Batteries will be a limiting factor in IoT deployments
There’s a lot of hype about the Internet of Things (IoT) as I’ve said repeatedly — and as anyone who’s reading anything about technology these days already knows. There’s wearable tech, there’s healthcare IoT, there’s M2M IoT and a host of other areas of the IoT that are all projected to explode over the next 10 years. Billions and billions of devices are forecast. Maybe trillions. Those are huge numbers and they are exciting to anyone working in the field, or even observing it. But there’s a problem. Power.
A big problem. Power. How will we power these billions of devices? Some of them, of course, will be powered by simply plugging them in to a constant power supply. Let’s ignore those. A fair number of them — possibly most of them — will be small, embedded devices — wearables, lots of medical devices, environmental sensors, remote sensors, etc. — that will need to be powered by batteries. And there’s your problem. Batteries. Lots of batteries. Boat loads of batteries.
I spent a lot of time, back in the day, researching batteries in order for the Sun SPOT platform to achieve a balance between size and weight, and capacity. Oh, and price. Batteries can be expensive. Very expensive. But the size and weight and capacity of batteries isn’t even going to be the biggest problem with the Internet of Things. There’s plenty of research going on all over the world to make batteries smaller, more powerful, and more efficient. No, just the sheer number of batteries is going to be the problem. And it’s a problem that not enough people are thinking about, and almost no one is talking about.
Here’s what I mean. Let’s take the common number of 20 – 30 billion IoT devices on-line by 2020. Gartner, Forrester (pay-wall), IDC, Ovum, and pretty much everyone else is using this number, and I don’t want to argue it, so we’ll just take that as a given and go with 20 billion devices. Now let’s say that roughly half of those devices will be powered by mains, and won’t need a battery. So we’re now left with 10 billion devices with batteries. Some devices can go a year or more on a single battery. Some can only go a few weeks. So let’s, for argument’s sake, say that the average is that about a third of the devices will have to have their battery changed over the course of a year. That seems reasonable.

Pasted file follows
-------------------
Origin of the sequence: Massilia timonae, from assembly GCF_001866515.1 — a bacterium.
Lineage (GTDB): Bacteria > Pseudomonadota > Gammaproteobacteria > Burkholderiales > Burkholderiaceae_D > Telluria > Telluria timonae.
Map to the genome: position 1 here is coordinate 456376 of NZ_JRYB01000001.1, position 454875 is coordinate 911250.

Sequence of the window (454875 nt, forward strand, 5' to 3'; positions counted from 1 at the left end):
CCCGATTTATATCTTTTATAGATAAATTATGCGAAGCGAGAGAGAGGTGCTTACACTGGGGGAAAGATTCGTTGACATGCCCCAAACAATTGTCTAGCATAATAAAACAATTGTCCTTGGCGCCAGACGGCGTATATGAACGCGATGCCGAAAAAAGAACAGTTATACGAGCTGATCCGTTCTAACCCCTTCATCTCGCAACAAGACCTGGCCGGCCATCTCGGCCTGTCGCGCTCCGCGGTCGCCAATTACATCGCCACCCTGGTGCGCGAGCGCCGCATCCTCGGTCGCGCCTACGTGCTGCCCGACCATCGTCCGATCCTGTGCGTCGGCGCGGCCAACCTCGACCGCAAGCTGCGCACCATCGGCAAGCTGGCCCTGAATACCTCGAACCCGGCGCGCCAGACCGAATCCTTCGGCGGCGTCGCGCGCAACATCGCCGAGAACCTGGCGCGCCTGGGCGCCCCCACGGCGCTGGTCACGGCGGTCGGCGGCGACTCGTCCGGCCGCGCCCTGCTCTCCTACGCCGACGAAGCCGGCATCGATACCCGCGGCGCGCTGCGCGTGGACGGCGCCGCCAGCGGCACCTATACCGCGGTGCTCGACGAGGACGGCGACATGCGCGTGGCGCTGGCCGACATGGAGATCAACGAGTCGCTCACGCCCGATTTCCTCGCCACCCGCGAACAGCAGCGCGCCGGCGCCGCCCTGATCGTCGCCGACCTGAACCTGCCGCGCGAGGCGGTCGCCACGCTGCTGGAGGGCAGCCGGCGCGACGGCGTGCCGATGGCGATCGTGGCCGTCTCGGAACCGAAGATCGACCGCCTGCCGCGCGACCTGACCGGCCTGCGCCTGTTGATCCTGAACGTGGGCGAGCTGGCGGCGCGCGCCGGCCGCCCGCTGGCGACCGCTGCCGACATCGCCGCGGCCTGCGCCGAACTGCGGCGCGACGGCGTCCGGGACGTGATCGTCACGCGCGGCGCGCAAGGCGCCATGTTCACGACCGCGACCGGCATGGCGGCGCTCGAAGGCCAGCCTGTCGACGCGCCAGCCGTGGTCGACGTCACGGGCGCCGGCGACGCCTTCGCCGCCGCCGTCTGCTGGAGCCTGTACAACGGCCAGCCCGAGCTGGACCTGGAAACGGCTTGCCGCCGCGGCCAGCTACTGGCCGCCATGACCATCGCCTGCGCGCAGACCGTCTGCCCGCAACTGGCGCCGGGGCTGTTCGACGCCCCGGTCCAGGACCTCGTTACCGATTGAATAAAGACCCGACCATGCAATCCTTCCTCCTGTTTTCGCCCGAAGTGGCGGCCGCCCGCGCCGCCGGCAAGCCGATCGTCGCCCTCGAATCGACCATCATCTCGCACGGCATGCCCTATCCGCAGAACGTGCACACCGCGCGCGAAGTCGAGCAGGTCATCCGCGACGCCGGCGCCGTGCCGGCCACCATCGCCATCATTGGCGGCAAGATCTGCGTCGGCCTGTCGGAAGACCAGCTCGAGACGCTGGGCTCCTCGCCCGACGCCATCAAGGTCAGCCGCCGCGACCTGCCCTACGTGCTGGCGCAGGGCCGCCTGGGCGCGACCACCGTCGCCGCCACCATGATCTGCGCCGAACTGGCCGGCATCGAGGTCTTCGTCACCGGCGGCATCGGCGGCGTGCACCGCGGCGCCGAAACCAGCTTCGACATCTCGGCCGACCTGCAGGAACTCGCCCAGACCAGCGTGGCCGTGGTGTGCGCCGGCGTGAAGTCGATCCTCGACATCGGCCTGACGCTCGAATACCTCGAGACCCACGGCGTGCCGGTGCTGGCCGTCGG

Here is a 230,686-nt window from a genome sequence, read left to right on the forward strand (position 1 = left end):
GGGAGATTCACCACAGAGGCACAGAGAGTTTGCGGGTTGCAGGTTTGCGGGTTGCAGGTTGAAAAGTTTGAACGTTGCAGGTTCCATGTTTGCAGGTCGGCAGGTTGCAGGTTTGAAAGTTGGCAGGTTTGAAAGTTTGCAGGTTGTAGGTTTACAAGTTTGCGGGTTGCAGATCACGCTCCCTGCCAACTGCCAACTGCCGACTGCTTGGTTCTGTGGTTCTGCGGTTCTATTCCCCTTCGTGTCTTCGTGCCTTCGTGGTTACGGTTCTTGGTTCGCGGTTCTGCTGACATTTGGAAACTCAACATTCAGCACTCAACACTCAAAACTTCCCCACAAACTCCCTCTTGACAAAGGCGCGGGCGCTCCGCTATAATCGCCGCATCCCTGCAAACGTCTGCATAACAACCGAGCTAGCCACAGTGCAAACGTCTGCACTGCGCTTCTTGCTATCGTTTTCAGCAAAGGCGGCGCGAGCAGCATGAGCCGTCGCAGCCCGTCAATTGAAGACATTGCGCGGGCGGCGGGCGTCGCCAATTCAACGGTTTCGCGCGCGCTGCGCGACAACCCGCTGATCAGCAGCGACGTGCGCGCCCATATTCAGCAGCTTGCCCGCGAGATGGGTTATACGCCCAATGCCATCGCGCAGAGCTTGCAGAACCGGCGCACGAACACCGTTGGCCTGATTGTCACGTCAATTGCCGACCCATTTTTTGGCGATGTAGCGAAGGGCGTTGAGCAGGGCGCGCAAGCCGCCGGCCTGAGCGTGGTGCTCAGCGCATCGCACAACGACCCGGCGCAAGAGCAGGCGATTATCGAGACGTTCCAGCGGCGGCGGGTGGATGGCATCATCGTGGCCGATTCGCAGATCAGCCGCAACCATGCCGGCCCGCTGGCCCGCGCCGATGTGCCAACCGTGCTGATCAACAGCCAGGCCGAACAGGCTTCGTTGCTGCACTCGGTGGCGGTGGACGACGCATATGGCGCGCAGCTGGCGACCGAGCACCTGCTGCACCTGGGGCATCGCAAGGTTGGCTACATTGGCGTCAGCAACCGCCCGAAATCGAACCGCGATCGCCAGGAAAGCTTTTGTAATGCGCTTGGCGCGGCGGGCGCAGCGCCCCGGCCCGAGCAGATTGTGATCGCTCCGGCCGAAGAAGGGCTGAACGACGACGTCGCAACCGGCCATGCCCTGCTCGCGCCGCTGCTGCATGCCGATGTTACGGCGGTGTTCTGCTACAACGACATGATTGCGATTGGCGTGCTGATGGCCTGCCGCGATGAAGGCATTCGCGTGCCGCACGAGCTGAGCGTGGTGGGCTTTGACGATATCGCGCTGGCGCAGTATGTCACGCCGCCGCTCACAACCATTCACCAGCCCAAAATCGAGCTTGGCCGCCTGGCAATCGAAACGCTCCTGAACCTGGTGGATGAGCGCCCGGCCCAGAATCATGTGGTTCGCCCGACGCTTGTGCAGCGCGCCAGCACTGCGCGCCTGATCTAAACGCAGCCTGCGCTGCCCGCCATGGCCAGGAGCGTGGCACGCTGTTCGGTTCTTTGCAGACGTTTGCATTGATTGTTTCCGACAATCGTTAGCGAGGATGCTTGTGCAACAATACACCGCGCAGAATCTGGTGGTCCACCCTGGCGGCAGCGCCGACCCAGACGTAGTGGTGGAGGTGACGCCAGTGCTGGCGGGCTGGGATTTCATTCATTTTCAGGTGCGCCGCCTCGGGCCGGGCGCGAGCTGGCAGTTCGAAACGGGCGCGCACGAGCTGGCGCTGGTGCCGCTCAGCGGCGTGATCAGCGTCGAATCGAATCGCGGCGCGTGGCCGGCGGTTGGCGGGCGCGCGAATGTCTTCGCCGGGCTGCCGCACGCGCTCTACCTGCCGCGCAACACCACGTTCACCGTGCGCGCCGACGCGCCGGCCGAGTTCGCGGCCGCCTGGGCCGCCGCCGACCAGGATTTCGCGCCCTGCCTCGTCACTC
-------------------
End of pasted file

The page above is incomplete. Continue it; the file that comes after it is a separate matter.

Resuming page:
Yes, it seems reasonable, until you do the following calculations:
20B ÷ 2 = 10B — the number of battery-dependent devices.
10B ÷ 3 = 3.4B — the number of batteries that will have to be changed in a year.
3.4B ÷ 365 = 9.1M — the number of batteries that will have to be changed every day.
Do you see the problem now? But it gets worse. Much worse.
Now let’s scale that to a trillion devices — a number that is often used when talking about the IoT. Hell, I’ve been using that number myself since 2004!
1T ÷ 3 = 333B — Let’s say only a third of those devices now need batteries.
333B ÷ 3 = 111B — The number of batteries that will need to be changed in a year.
111B ÷ 365 = 304M — the number of batteries that will need to be changed every. single. day. That’s 34k batteries an hour.
Given those numbers, the IoT will collapse under it’s own weight. Now, if you’re a battery company, I ‘m sure those numbers are quite reassuring, but for anyone looking at how the IoT will actually function, it is clear that those numbers are not just unsustainable, but they are completely unworkable. We’ll need an army of people who do nothing but go from device to device changing batteries, 24 hours a day, 7 days a week, in order to keep up. (For those playing the home game, that’s 34,000+ batteries per hour, every hour.)
We clearly need another solution. The big question is why is no one in the IoT field talking about this? Why is there radio-silence on this looming, crippling problem in IoT? There are only a few select people working on some solutions to this battery problem. If you’re in IoT, and you’re not already thinking about how to manage the battery problem in your ecosystem, now might be the time to start.